Arizona’s 1988 win over North Carolina laid foundation of college basketball powerhouse

Lute Olson’s 1987-88 Arizona team beat North Carolina to reach the Final Four, setting the standard for a program that would become a perennial college hoops power. (Photo by Kirby Lee/Getty Images)

With the sports world on hold, Cronkite News will take a daily look at this day in sports history and reflect on some of the biggest moments in Arizona sports.

PHOENIX – The Arizona Wildcats, with four appearances in the NCAA Final Four, two trips to the championship game and an NCAA title in 1997, are regarded as college basketball royalty.

And the kingdom’s foundation was laid, appropriately, at a Kingdome.

Logo for Arizona Sports Rewind, with images of sports players from major sports overlaying the sunset in the shape of the state.

On this day in 1988 at the Kingdome in Seattle, the Lute Olson-coached Wildcats of All-America forward Sean Elliott and sharp-shooting guard Steve Kerr dominated North Carolina, 70-52, to reach the Final Four for the first time in Arizona’s storied basketball history.

Olson’s team was ahead of its time, a club that would fit perfectly in today’s analytics-based game. Elliott, a smooth 6-foot-8 junior forward, was the catalyst. His explosive first step allowed him to penetrate opposing defenses, either to get to the rim or to kick the ball out to perimeter shooters led by Kerr, who led the NCAA in three-point shooting percentage.

“If you look up and down that lineup, you’ll see a team that was designed to be in the Final Four,” Olson said.

The Wildcats could run and shoot. Even the team’s 6-foot-7 center, Tom Tolbert, was a threat from behind the arc.

In all, that team included five future NBA players – Elliott, Kerr, forward Anthony Cook, Tolbert and swingman Jud Buechler. And the sixth man was Kenny Lofton, who would go on to become a six-time major league All-Star and one of only two men ever to play in an NCAA Final Four and a World Series (along with pitcher Tim Stoddard).

The team was so loaded with talent that another long-time NBA player, center Sean Rooks, was a redshirt and did not play that season.

Kerr went on to win five NBA championship rings as a player and three more as coach of the Golden State Warriors.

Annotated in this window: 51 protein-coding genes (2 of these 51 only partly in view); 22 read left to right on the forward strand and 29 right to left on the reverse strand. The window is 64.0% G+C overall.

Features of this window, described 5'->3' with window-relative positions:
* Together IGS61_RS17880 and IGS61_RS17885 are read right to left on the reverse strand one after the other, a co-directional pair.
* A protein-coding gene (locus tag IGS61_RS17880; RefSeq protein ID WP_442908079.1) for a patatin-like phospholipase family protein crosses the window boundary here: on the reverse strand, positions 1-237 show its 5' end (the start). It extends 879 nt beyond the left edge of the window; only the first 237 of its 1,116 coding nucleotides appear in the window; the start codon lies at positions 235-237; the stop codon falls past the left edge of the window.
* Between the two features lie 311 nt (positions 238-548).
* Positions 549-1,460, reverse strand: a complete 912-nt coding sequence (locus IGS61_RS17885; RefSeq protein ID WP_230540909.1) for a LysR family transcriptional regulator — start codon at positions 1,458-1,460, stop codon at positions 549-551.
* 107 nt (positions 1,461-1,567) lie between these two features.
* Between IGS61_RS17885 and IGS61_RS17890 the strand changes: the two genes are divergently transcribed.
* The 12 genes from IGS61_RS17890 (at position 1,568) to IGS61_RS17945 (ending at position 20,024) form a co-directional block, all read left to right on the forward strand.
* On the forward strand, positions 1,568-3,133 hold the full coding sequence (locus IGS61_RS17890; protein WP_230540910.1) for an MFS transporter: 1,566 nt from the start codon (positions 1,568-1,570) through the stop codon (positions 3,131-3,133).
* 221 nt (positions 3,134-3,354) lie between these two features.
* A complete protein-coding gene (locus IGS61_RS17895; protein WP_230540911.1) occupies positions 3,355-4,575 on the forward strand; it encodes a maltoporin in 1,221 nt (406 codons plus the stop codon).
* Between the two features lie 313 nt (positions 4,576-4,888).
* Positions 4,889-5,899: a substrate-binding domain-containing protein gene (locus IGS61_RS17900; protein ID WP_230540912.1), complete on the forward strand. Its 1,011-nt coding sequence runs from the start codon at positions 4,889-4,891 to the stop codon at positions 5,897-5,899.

Elliott was a two-time NBA All-Star and helped San Antonio win its first NBA championship in 1999.

“We were definitely a juggernaut but maybe it wasn’t the blueprint you’d see from a Kentucky these days,” Kerr said in an interview with the Arizona Daily Star. “We weren’t all blue-chip, but we were a bunch of guys who turned out to be pretty good.”

Kerr, in fact, was barely recruited out of high school, and was a late addition to Olson’s first recruiting class. He had sat out the previous season after suffering a catastrophic knee injury while playing for the Olson-coached 1986 U.S. gold-medal team at the FIBA World Championships in Spain.

When Olson arrived in Tucson, leaving an Iowa program he had led to a Final Four, he found one of the nation’s top recruits – Elliott – playing in his new backyard at Tucson’s Cholla High School.

They all came together during that magical 1987-88 season.

“The talent on that team was incredible, but there have been other talented teams at Arizona,” Matt Muehlebach, a freshman point guard on that team told the Daily Star. “Our secret sauce was the chemistry.”

The Wildcats went 28-2 in the regular season, winning the Great Alaska Shootout early, where they defeated a powerful Michigan team and top-ranked Syracuse. Their only non-conference loss came against New Mexico at the Lobos’ fabled “Pit,” and Arizona plowed through the Pac-10 conference with just one loss, which came at Stanford.

They followed up their Pac-10 regular-season title by dismantling their opponents in each conference tournament game, winning their three games by an average of 18 points.

Arizona took a 31-2 and a No. 1 seed into the NCAA West Regional, and rolled past Cornell, Iowa and Seton Hall, winning each by at least 20 points.

“When you say ‘super team’, we were not a super team,” guard Harvey Mason told the Daily Star. “We were put together with a master plan, and it was a team that evolved from year to year. We had great energy among the entire team.”

After dispatching Seton Hall, the Wildcats faced their toughest task to that point of the tournament against coach Dean Smith’s No. 2-seeded Tar Heels, who finished first during the regular season in the ACC.

North Carolina’s roster featured six future NBA players, led by burly All-America forward J.R. Reid, and center Scott Williams, who went on to a 15-year NBA career, won three NBA titles in Chicago and now is an analyst for Grand Canyon basketball.

The powerful Tar Heels had just wracked up 123 points in a second-round game against a run-and-gun Loyola Marymount club.

The first half of the regional final saw the team go back and forth with North Carolina emerging with a two-point halftime edge.

But a 44-point Arizona eruption in the second half propelled the Wildcats to a 70-52 victory and the program’s first Final Four. Elliott scored a game-high 24 points, Tolbert added 21, and Kerr made three of his four three-point attempts and finished with 14.

Arizona had previously made just one Elite Eight and two Sweet 16’s in program history, and Olson resurrected a program that had won just four games in 1982-83 before he arrived.

The Wildcats went on to lose to Oklahoma in the semifinals of that 1988 Final Four at Kemper Arena in Kansas City, Missouri. But the Wildcats have become a fixture in the NCAA tournament, making 16 appearances in the Sweet 16, nine trips to the Elite 8 and three more Final Four runs since then, including their championship season of 1997.

Sports Reporter, Phoenix